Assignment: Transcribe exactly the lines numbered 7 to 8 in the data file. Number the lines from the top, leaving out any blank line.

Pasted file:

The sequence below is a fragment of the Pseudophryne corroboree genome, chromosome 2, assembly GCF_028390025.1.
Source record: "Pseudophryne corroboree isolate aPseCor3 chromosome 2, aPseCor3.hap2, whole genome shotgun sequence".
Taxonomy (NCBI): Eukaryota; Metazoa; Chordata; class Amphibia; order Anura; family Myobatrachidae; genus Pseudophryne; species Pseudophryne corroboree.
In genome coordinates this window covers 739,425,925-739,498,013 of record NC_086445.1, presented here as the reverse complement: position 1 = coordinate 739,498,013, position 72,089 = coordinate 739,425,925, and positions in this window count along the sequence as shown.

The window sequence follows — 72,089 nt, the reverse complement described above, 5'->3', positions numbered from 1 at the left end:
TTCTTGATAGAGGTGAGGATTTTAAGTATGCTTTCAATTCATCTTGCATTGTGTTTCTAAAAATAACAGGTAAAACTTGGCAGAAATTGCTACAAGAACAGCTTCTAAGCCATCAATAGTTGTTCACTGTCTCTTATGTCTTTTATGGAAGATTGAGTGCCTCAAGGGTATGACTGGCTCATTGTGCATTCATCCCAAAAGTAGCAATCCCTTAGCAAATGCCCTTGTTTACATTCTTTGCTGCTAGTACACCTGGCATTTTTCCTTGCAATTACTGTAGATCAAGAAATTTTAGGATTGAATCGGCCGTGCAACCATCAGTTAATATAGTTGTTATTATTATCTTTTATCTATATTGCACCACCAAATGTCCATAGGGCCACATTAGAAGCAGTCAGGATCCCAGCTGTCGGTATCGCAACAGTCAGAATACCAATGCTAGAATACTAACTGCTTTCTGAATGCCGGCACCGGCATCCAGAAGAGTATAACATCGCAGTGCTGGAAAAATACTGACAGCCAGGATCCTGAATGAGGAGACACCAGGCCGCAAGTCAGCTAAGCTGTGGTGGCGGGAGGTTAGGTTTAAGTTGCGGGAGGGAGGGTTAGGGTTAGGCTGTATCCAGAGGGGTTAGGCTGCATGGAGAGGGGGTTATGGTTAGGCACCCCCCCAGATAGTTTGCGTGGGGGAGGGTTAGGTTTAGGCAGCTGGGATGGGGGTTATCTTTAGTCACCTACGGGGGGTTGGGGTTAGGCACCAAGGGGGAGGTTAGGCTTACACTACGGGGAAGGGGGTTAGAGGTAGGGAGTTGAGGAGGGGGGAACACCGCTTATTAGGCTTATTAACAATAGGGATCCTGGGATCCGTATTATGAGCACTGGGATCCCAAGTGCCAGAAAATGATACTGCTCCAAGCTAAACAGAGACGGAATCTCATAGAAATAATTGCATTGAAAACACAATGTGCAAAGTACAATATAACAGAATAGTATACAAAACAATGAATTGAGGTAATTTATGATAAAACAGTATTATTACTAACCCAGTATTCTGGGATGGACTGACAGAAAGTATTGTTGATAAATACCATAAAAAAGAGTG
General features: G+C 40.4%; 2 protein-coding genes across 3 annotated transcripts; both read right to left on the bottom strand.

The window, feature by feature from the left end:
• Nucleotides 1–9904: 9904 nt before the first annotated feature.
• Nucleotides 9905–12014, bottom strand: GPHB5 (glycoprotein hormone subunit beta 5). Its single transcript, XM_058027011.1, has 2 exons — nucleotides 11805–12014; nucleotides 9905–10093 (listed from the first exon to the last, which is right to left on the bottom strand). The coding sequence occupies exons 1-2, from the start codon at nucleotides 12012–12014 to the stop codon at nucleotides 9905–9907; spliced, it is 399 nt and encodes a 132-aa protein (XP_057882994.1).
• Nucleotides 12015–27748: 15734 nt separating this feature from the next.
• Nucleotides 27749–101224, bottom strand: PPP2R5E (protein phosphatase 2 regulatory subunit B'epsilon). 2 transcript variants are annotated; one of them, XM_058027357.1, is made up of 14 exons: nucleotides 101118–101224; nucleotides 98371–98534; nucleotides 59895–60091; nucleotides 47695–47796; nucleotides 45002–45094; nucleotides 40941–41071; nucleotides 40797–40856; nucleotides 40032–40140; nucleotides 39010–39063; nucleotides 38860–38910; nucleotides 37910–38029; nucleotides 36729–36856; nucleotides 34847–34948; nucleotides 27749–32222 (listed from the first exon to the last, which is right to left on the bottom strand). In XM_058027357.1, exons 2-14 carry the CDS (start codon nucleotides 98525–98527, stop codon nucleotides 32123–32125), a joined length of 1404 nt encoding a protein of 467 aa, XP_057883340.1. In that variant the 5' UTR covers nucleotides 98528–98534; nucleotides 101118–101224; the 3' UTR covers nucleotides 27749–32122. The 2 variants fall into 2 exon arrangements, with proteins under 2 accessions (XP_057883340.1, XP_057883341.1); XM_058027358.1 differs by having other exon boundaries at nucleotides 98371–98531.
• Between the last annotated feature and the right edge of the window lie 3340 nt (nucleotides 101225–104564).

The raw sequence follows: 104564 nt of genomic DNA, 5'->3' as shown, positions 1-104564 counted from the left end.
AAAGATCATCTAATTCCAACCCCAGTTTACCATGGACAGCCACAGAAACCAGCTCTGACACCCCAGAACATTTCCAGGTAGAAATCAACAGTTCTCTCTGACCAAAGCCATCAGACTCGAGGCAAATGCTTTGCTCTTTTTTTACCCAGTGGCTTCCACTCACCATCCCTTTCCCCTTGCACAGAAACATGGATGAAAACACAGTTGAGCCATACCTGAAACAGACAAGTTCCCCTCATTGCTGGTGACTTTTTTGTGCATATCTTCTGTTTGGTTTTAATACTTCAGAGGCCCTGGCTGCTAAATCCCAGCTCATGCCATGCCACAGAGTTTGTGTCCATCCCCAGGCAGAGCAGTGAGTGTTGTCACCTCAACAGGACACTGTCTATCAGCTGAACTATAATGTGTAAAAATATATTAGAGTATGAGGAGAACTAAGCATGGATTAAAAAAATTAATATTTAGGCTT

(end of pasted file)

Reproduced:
General features: G+C 40.4%; 2 protein-coding genes across 3 annotated transcripts; both read right to left on the bottom strand.

The window, feature by feature from the left end: